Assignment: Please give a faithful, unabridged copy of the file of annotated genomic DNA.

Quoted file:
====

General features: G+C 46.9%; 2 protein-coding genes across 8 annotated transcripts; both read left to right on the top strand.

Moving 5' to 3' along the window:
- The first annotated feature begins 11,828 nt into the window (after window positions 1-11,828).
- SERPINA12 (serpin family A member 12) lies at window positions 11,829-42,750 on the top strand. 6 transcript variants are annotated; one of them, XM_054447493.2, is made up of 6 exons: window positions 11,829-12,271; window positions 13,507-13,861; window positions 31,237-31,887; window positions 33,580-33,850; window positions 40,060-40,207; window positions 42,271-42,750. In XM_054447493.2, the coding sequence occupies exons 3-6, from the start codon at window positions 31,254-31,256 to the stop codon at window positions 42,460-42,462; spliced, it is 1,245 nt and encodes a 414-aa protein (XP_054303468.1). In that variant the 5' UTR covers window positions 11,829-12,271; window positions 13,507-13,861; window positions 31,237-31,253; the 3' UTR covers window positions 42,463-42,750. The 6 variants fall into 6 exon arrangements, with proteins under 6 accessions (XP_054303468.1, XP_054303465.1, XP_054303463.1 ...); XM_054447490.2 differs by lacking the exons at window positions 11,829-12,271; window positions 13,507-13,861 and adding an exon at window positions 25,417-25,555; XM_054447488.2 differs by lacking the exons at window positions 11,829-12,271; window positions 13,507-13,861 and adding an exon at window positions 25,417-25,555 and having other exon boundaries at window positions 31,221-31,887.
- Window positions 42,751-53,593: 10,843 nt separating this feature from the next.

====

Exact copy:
General features: G+C 46.9%; 2 protein-coding genes across 8 annotated transcripts; both read left to right on the top strand.

Moving 5' to 3' along the window:
- The first annotated feature begins 11,828 nt into the window (after window positions 1-11,828).
- SERPINA12 (serpin family A member 12) lies at window positions 11,829-42,750 on the top strand. 6 transcript variants are annotated; one of them, XM_054447493.2, is made up of 6 exons: window positions 11,829-12,271; window positions 13,507-13,861; window positions 31,237-31,887; window positions 33,580-33,850; window positions 40,060-40,207; window positions 42,271-42,750. In XM_054447493.2, the coding sequence occupies exons 3-6, from the start codon at window positions 31,254-31,256 to the stop codon at window positions 42,460-42,462; spliced, it is 1,245 nt and encodes a 414-aa protein (XP_054303468.1). In that variant the 5' UTR covers window positions 11,829-12,271; window positions 13,507-13,861; window positions 31,237-31,253; the 3' UTR covers window positions 42,463-42,750. The 6 variants fall into 6 exon arrangements, with proteins under 6 accessions (XP_054303468.1, XP_054303465.1, XP_054303463.1 ...); XM_054447490.2 differs by lacking the exons at window positions 11,829-12,271; window positions 13,507-13,861 and adding an exon at window positions 25,417-25,555; XM_054447488.2 differs by lacking the exons at window positions 11,829-12,271; window positions 13,507-13,861 and adding an exon at window positions 25,417-25,555 and having other exon boundaries at window positions 31,221-31,887.
- Window positions 42,751-53,593: 10,843 nt separating this feature from the next.